Considering a Shoulder Replacement?
A shoulder replacement is a surgical procedure, which involves replacing the end of the two bones that form your shoulder with a metal implant. In most cases, the goal of the replacement is to reduce the amount of pain experienced around the shoulder. It is likely you will either have a Total Shoulder Replacement, or a Reverse Total Shoulder Replacement.
The most common indication for needing a shoulder replacement is a combination of Osteoarthritis and pain. However, in some cases, a shoulder replacement is an option where people have had a significant fracture to the shoulder or lost the function of the muscles.
In most cases, shoulder pain can be managed with exercise, activity modification and perhaps medication. When the pain is significantly impacting upon your lifestyle then surgery might be an option.
Did you know?
The shoulder is one of the most complex joints of the body. It relies heavily on muscular strength to enable it to function.
Did you know?
In most cases, the pain we experience from Osteoarthritis does not mean we are causing harm or making it worse.
Did you know?
Smoking significantly increases the time it takes for your body to heal and recover after an operation. It can also make us more sensitive to pain.
How do I know if I need surgery?
Many of the common problems associated with shoulder pain can be managed with a combination of exercise, activity modification and medication. If you have not already done so, talk to a Physiotherapist who will be able to guide you towards the best type of exercise that is most suited to you. Remember that any exercise needs time to take effect.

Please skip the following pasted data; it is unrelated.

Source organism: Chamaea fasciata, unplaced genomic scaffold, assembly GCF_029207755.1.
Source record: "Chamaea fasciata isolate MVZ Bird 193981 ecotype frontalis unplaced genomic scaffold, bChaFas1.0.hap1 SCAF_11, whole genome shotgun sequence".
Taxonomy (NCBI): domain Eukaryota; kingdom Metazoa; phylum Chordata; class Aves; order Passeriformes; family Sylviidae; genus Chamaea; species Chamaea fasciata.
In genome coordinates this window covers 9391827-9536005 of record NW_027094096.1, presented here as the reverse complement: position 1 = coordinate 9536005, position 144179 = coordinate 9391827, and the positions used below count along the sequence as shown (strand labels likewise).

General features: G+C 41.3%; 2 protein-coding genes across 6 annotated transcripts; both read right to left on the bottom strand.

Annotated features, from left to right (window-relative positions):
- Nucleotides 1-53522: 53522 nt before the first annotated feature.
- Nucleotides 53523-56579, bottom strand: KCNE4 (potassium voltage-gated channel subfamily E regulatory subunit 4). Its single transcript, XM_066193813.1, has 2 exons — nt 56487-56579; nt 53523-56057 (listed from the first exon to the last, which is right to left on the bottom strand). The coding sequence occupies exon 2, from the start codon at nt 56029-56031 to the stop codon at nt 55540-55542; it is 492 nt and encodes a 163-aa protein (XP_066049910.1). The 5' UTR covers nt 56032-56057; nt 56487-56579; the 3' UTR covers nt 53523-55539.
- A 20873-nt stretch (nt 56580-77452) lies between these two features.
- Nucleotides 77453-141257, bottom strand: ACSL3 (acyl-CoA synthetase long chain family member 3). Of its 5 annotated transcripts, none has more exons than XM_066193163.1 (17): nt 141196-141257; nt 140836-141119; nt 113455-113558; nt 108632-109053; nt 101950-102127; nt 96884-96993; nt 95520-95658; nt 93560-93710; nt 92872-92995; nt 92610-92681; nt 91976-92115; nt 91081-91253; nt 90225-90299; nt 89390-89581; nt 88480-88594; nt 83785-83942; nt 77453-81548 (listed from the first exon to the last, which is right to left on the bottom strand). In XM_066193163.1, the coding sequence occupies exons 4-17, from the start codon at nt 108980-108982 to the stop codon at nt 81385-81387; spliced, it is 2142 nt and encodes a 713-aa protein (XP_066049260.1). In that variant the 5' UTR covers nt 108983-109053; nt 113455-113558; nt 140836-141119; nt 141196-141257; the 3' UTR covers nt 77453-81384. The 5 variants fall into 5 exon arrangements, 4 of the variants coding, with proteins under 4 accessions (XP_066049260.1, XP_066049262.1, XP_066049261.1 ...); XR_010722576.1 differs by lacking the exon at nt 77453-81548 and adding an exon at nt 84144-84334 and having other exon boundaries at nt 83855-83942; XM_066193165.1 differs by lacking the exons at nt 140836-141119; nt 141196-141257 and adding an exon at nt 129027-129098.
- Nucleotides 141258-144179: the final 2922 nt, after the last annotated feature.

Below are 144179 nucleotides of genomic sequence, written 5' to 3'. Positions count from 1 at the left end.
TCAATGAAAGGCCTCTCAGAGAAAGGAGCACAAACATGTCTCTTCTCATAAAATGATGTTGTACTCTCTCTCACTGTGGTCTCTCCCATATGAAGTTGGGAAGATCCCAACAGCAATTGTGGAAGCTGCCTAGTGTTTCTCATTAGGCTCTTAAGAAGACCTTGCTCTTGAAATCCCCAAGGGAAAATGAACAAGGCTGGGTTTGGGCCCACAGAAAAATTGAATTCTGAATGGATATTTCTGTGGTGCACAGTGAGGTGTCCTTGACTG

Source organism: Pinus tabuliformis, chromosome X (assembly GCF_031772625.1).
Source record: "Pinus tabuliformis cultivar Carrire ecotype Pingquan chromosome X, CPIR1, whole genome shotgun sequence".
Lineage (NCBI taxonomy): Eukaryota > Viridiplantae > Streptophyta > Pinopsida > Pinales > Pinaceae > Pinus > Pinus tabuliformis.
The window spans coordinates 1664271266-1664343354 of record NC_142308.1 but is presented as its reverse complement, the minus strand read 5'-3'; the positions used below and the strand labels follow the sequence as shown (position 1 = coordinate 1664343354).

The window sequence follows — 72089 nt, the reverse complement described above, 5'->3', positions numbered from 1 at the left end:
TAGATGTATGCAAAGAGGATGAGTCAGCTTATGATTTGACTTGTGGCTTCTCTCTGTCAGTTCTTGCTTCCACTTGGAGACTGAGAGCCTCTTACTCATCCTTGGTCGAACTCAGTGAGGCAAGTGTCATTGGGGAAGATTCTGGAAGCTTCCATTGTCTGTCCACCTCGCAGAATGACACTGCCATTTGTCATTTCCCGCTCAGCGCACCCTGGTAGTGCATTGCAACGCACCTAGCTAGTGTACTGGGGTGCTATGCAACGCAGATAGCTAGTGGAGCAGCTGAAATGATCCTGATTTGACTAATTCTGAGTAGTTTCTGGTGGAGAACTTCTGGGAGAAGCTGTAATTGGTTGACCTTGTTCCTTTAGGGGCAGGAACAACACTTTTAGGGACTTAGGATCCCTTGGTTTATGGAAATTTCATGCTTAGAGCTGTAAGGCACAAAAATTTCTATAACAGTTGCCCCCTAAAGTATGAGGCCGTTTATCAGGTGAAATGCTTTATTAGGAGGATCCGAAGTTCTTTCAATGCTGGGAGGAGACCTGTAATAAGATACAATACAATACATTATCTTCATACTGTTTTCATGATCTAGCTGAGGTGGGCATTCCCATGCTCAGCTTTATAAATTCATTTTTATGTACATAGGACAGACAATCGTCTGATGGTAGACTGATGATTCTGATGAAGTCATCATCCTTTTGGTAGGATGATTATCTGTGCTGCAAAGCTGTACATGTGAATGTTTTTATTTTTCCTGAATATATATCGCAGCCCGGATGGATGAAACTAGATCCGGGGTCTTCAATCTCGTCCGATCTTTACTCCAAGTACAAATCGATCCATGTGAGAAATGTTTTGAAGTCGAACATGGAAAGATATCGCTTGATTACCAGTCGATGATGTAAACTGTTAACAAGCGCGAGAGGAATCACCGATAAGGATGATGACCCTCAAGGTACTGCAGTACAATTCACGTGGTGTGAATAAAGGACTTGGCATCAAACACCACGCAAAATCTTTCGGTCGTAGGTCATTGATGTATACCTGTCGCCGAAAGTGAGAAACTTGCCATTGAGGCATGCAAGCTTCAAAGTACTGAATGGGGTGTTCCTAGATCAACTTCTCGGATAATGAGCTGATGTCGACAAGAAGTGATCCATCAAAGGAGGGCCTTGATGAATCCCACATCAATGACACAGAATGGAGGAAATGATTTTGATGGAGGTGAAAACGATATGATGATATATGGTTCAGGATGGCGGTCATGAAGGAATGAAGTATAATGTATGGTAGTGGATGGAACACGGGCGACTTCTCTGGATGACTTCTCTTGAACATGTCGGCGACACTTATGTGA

Remember, if you have had a fracture, osteoarthritis or there has significant tear in the shoulder muscles, then that represents a structural change to your shoulder This means we can't always expect it to behave in the same way it used to. The treatments available may aim to help you manage and reduce symptoms, not fully take it away.
If you have tried exercise, activity modification and medication and are still unable to manage the pain, an X-ray may be taken of the shoulder to look at the amount of change that has happened. It is important to remember that everyone is different and the amount of change we see on an X-ray does not equal the amount of pain or discomfort we experience. You may also have an Ultrasound scan. This helps us understand the condition of the soft tissue (muscles) in the shoulder. Again, it's important to remember that it can be normal to find age related changes on a scan that are not always causing us pain.
You may be offered an injection into the shoulder joint to help settle the pain. The injection contains a powerful anti-inflammatory which can help to settle stiffness, pain and swelling. Injections are best used alongside graded exercise, as the stronger you can get the shoulder to be, the longer the injection can last. You can only have 1 injection every 12 weeks. This limitation is to help prevent further damage to the shoulder.
If you have tried all of the options and you have significant change shown on an x-ray, then you may be referred to an Orthopaedic Consultant.
The decision to have a joint replacement should not be taken lightly. It is important to discuss everything with your family, friends, healthcare professionals and Doctor. The decision usually revolves around how much your shoulder is impacting YOU and YOUR daily life. If you are unsure of this impact, try the Oxford Shoulder Questionnaire here
Advice from a Shoulder Consultant
Mr. Charlie Talbot
Using a Shoulder Sling